Test Ride Review: Niner RLT 9 Gravel Bike


As a mountain biker, you can be forgiven for not being sure what to make of the Niner RLT 9. Niner is a brand that’s synonymous with 29er mountain bikes so on the surface it may be surprising to see a drop bar, 700c bike coming from the Ft. Collins, Colorado company. But look beyond the silhouette of RLT 9 and you just might find a bike that fits the type of adventure riding you’re into.

RLT = Road Less Traveled


Yes, technically this is a road bike but unlike most road bikes, this rig is designed to be ridden off pavement–think gravel roads and shortcut neighborhood trails. Unlike its dirt-loving, road bike cousin, the Niner BSB 9 cyclocross bike, the RLT 9 gravel bike features a more relaxed geometry and extended chainstays for longer, more comfortable days in the saddle.

If you still don’t get the connection between this bike and mountain biking, let me connect the dots. Firstly, the RLT 9 allows you to run 700c (road) wheels or 29er wheels. Yes, the two are essentially the same, but the chainstays and fork are designed to accommodate up to 1.75″ 29er mountain bike tires like the Vee Tire Co. 12s. Not only that, the RLT 9 is spec’d with disc brakes and is offered in both alloy and steel versions that have been tuned to dampen the vibrations caused by rough tracks.

Not many road bikers put bottle cap stem caps on their bikes.
Not many road bikers put bottle cap stem caps on their bikes.

Bikepacking is becoming more popular among mountain bikers, and it turns out the RLT 9 is an excellent bikepacking choice thanks to multiple rack, bottle, and fender mounts. It’s hard to imagine a more efficient bike for racking up off-pavement miles than the RLT 9. Unlike fat and “plus” bikes with big tires and straight bars, the RLT 9 is built for bikepacking adventures that are more “backroads” than “backwoods.” Still, this bike opens up a lot of terrain compared to a standard road touring bike!

It’s also interesting to note that Niner has tested the RLT 9 to mountain bike safety standards, just like all the other bikes in their line. Riders should feel confident riding this bike hard and occasionally taking singletrack shortcuts when the opportunity presents itself.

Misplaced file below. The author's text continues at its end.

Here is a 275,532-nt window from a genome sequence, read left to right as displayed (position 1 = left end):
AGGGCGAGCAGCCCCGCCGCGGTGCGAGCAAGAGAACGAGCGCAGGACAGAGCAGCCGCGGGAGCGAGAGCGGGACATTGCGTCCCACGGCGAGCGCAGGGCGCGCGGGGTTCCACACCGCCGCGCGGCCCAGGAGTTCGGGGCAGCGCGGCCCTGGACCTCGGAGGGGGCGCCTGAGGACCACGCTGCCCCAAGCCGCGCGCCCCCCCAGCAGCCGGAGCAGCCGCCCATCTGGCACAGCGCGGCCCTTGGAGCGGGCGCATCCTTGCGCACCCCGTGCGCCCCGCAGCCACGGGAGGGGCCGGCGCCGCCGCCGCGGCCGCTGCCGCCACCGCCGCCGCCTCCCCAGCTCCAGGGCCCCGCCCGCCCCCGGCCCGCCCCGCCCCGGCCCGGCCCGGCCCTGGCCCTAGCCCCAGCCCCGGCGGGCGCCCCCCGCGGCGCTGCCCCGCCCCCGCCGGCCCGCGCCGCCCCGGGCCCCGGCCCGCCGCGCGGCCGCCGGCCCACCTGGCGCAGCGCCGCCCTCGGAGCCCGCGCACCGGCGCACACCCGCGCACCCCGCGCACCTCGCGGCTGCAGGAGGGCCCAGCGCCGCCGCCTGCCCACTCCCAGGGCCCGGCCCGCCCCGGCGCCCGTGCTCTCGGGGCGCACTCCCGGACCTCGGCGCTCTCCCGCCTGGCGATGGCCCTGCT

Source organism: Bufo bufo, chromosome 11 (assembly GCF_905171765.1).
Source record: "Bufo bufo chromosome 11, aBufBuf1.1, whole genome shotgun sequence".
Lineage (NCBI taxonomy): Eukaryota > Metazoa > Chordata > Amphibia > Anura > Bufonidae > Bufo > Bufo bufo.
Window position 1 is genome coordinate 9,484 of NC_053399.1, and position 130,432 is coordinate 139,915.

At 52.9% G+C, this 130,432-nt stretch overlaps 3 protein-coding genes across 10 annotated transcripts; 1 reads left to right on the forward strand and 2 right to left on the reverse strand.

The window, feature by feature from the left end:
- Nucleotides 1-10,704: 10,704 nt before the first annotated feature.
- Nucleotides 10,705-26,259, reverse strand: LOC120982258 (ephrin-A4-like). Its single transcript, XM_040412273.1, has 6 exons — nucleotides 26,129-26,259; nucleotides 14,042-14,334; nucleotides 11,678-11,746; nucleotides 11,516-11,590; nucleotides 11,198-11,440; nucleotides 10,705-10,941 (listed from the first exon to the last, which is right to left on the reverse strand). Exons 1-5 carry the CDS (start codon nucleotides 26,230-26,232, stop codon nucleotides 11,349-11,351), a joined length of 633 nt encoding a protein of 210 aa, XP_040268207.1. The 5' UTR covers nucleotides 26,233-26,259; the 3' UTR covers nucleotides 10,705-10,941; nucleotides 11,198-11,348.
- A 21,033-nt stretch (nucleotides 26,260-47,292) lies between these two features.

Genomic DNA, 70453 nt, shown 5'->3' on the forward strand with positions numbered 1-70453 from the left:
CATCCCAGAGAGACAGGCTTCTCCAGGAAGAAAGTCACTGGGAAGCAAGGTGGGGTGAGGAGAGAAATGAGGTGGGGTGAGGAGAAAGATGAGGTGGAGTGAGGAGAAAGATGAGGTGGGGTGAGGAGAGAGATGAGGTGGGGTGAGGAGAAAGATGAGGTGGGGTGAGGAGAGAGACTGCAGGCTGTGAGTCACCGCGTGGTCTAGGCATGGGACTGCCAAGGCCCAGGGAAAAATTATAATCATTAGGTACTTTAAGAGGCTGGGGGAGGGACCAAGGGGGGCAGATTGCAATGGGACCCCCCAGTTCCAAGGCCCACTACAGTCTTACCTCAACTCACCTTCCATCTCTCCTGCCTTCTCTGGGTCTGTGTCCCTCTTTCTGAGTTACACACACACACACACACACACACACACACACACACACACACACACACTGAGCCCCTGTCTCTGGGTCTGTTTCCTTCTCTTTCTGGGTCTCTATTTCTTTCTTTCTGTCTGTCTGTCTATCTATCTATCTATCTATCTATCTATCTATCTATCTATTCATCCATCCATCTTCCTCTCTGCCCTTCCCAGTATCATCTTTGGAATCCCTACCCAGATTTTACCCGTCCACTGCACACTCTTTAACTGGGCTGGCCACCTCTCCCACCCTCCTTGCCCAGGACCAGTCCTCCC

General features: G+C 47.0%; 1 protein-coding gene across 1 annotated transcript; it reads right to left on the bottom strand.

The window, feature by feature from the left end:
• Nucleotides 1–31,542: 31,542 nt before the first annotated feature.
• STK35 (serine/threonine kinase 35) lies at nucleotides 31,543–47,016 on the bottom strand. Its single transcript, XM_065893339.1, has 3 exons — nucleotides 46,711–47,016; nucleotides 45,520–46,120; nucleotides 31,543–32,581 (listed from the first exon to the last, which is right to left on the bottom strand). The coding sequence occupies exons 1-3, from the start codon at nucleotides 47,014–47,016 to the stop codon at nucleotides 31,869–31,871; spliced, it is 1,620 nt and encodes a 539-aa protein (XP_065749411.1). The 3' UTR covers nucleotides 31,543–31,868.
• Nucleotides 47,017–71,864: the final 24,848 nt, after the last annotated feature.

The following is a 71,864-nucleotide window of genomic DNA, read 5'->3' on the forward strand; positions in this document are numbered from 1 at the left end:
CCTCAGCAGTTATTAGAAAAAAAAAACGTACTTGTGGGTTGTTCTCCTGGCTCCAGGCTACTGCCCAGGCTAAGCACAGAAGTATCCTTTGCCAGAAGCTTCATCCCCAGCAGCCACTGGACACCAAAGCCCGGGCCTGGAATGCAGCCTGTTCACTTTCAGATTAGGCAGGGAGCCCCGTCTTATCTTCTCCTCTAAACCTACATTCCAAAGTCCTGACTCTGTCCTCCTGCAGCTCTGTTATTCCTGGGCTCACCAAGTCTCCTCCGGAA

On the Gravel

Selfie aboard the RLT 9 Steel. Anyone recognize the female rider in the middle background?
Selfie aboard the RLT 9 Steel. Anyone recognize the female rider off my left shoulder?

Let me be frank: I’ve never ridden a gravel bike before, so I can’t compare this to similar bikes. However, I have ridden hundreds if not thousands of miles of gravel on a mountain bike, and I can tell you the RLT is much better suited to grinding mile after mile along the pebble highway. Riding the RLT off pavement was more comfortable, more efficient, and just plain more fun than riding a mountain bike on similar surfaces.

My RLT 9 test route started on paved greenway paths winding through Ft. Collins and headed east until hitting the wide-open spaces of eastern Colorado. Endless miles of gravel farm roads stretch beyond the horizon, and I found the scenery from the RLT 9 cockpit to be surprisingly pleasant. I say this as someone who called Colorado Springs home for several years while routinely ignoring the world that existed less than half a mile to the east of my home. Riding the RLT, I felt a tinge of remorse for not having explored more when I had the chance. Can a bike induce wanderlust? I’m pretty sure it can.

The RLT 9 after scraping off pounds of mud.
The RLT 9 after scraping off pounds of mud.

Toward the end of our ride we took a detour through a construction site and into some glorious peanut butter mud sprinkled with pea gravel and grass. Within our group of riders derailleurs were ripped off, shoes were ruined, but somehow the steel RLT I was riding came out unscathed.

After riding the RLT I realized I could easily get more use out of this bike than the carbon road bike that (mostly) sits gathering dust in my basement. Clearly the RLT would be my go-to rig for riding gravel roads when trails are too wet to ride in winter. And commuting would be a blast on the RLT, especially along the little singletrack side path I’ve been working in over the past few months. Oh, and the RLT could extend my range for riding to the ride–there are plenty of places I want to explore off road that aren’t quite worth driving to but that are probably fun as a part of a larger ride. And if I’m honest, road rides can get boring after a while so being able to hop off road, if ever so briefly, would surely spice up my rides.

On the surface a gravel bike like the RLT 9 may appear to be an overly-specialized bike but digging a little deeper, it’s clear this is a road bike only a mountain biker can appreciate. The RLT is available starting at $1,049 for the frame or $1,999 for a complete bike.

Your turn: As a mountain biker, would you consider purchasing a gravel bike like the RLT 9? 

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